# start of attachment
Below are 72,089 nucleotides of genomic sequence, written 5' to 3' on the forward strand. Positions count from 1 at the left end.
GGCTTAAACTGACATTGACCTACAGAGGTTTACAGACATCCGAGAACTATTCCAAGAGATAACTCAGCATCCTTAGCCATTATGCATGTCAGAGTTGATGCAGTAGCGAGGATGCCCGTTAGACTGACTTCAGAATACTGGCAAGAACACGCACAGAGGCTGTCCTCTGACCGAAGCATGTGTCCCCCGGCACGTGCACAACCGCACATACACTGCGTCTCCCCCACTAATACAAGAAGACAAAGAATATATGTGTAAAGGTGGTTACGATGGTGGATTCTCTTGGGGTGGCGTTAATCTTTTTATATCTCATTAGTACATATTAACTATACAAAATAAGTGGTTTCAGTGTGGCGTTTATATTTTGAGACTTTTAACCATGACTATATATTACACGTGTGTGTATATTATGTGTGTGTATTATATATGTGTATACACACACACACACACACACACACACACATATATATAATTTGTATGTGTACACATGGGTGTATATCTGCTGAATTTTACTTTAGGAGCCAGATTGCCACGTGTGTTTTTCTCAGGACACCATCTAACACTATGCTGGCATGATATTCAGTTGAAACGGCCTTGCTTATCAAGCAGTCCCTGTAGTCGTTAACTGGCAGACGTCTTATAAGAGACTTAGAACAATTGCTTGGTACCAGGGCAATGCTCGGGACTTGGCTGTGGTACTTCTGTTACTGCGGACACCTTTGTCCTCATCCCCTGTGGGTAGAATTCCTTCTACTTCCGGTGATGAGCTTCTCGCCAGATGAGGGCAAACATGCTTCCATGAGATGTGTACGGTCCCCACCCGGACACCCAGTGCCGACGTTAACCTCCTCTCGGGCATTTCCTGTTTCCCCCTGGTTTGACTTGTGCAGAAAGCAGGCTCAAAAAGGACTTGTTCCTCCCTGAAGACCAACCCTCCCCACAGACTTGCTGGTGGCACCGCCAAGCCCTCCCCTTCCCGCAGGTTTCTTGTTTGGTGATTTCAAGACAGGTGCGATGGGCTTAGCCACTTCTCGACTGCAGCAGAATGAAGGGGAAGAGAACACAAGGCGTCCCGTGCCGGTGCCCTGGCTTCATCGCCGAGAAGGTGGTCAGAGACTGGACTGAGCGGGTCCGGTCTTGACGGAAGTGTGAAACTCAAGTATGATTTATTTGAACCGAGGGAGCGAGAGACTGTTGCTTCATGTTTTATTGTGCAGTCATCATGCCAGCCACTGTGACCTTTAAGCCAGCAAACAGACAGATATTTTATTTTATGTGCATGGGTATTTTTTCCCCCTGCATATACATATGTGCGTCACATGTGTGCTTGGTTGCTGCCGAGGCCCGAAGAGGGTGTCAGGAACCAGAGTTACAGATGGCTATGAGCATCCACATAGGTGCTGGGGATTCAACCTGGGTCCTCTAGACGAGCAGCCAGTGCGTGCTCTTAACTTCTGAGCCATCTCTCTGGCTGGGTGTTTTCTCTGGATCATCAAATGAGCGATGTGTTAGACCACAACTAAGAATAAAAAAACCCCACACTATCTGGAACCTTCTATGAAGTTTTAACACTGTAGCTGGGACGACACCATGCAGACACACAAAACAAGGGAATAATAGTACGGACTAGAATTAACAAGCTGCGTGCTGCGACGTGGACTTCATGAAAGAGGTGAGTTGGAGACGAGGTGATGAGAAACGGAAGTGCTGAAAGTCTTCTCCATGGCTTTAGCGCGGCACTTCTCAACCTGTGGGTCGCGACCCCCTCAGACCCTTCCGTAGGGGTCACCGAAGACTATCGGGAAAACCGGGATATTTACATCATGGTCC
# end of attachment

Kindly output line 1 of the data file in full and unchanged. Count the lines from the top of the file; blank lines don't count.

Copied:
Below are 72,089 nucleotides of genomic sequence, written 5' to 3' on the forward strand. Positions count from 1 at the left end.